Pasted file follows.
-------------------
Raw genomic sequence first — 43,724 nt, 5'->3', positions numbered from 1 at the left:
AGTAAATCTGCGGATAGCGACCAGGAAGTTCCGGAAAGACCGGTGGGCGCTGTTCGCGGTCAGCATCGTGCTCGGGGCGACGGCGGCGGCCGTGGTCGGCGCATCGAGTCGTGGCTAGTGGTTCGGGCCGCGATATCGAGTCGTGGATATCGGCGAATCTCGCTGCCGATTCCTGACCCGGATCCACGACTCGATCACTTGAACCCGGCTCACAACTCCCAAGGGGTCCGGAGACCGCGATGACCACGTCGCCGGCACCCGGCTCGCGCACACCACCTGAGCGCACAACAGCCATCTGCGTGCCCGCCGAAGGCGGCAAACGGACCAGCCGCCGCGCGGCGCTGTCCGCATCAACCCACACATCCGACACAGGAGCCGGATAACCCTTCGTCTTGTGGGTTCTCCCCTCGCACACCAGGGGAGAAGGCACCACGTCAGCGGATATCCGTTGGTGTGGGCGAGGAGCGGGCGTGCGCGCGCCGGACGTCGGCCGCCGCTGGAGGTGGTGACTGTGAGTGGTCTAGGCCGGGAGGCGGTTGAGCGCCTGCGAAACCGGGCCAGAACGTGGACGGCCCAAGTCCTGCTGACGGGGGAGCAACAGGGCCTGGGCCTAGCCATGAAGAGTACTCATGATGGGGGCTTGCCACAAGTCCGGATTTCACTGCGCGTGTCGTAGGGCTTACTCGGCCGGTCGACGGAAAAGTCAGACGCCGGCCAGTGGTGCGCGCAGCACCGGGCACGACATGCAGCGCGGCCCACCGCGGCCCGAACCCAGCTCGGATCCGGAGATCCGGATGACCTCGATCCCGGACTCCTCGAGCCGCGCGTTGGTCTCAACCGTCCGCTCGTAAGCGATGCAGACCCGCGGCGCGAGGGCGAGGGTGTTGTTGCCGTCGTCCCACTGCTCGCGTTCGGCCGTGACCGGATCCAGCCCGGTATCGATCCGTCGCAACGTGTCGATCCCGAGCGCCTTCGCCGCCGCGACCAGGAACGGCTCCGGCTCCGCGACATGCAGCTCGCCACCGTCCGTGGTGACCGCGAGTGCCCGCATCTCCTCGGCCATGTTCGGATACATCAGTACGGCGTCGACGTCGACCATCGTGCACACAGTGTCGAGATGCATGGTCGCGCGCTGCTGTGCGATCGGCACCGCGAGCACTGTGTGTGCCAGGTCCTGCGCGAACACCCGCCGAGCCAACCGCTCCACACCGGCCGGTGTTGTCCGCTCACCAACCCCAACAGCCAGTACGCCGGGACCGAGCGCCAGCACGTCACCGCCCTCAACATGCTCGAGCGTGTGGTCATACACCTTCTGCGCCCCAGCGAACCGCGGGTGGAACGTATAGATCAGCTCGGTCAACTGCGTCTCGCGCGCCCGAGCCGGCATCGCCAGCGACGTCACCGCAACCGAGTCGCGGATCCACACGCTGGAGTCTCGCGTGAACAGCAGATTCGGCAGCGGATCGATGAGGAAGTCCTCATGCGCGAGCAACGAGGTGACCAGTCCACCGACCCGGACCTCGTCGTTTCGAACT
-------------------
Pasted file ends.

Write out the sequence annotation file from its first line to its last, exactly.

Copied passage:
Raw genomic sequence first — 43,724 nt, 5'->3', positions numbered from 1 at the left:
AGTAAATCTGCGGATAGCGACCAGGAAGTTCCGGAAAGACCGGTGGGCGCTGTTCGCGGTCAGCATCGTGCTCGGGGCGACGGCGGCGGCCGTGGTCGGCGCATCGAGTCGTGGCTAGTGGTTCGGGCCGCGATATCGAGTCGTGGATATCGGCGAATCTCGCTGCCGATTCCTGACCCGGATCCACGACTCGATCACTTGAACCCGGCTCACAACTCCCAAGGGGTCCGGAGACCGCGATGACCACGTCGCCGGCACCCGGCTCGCGCACACCACCTGAGCGCACAACAGCCATCTGCGTGCCCGCCGAAGGCGGCAAACGGACCAGCCGCCGCGCGGCGCTGTCCGCATCAACCCACACATCCGACACAGGAGCCGGATAACCCTTCGTCTTGTGGGTTCTCCCCTCGCACACCAGGGGAGAAGGCACCACGTCAGCGGATATCCGTTGGTGTGGGCGAGGAGCGGGCGTGCGCGCGCCGGACGTCGGCCGCCGCTGGAGGTGGTGACTGTGAGTGGTCTAGGCCGGGAGGCGGTTGAGCGCCTGCGAAACCGGGCCAGAACGTGGACGGCCCAAGTCCTGCTGACGGGGGAGCAACAGGGCCTGGGCCTAGCCATGAAGAGTACTCATGATGGGGGCTTGCCACAAGTCCGGATTTCACTGCGCGTGTCGTAGGGCTTACTCGGCCGGTCGACGGAAAAGTCAGACGCCGGCCAGTGGTGCGCGCAGCACCGGGCACGACATGCAGCGCGGCCCACCGCGGCCCGAACCCAGCTCGGATCCGGAGATCCGGATGACCTCGATCCCGGACTCCTCGAGCCGCGCGTTGGTCTCAACCGTCCGCTCGTAAGCGATGCAGACCCGCGGCGCGAGGGCGAGGGTGTTGTTGCCGTCGTCCCACTGCTCGCGTTCGGCCGTGACCGGATCCAGCCCGGTATCGATCCGTCGCAACGTGTCGATCCCGAGCGCCTTCGCCGCCGCGACCAGGAACGGCTCCGGCTCCGCGACATGCAGCTCGCCACCGTCCGTGGTGACCGCGAGTGCCCGCATCTCCTCGGCCATGTTCGGATACATCAGTACGGCGTCGACGTCGACCATCGTGCACACAGTGTCGAGATGCATGGTCGCGCGCTGCTGTGCGATCGGCACCGCGAGCACTGTGTGTGCCAGGTCCTGCGCGAACACCCGCCGAGCCAACCGCTCCACACCGGCCGGTGTTGTCCGCTCACCAACCCCAACAGCCAGTACGCCGGGACCGAGCGCCAGCACGTCACCGCCCTCAACATGCTCGAGCGTGTGGTCATACACCTTCTGCGCCCCAGCGAACCGCGGGTGGAACGTATAGATCAGCTCGGTCAACTGCGTCTCGCGCGCCCGAGCCGGCATCGCCAGCGACGTCACCGCAACCGAGTCGCGGATCCACACGCTGGAGTCTCGCGTGAACAGCAGATTCGGCAGCGGATCGATGAGGAAGTCCTCATGCGCGAGCAACGAGGTGACCAGTCCACCGACCCGGACCTCGTCGTTTCGAACT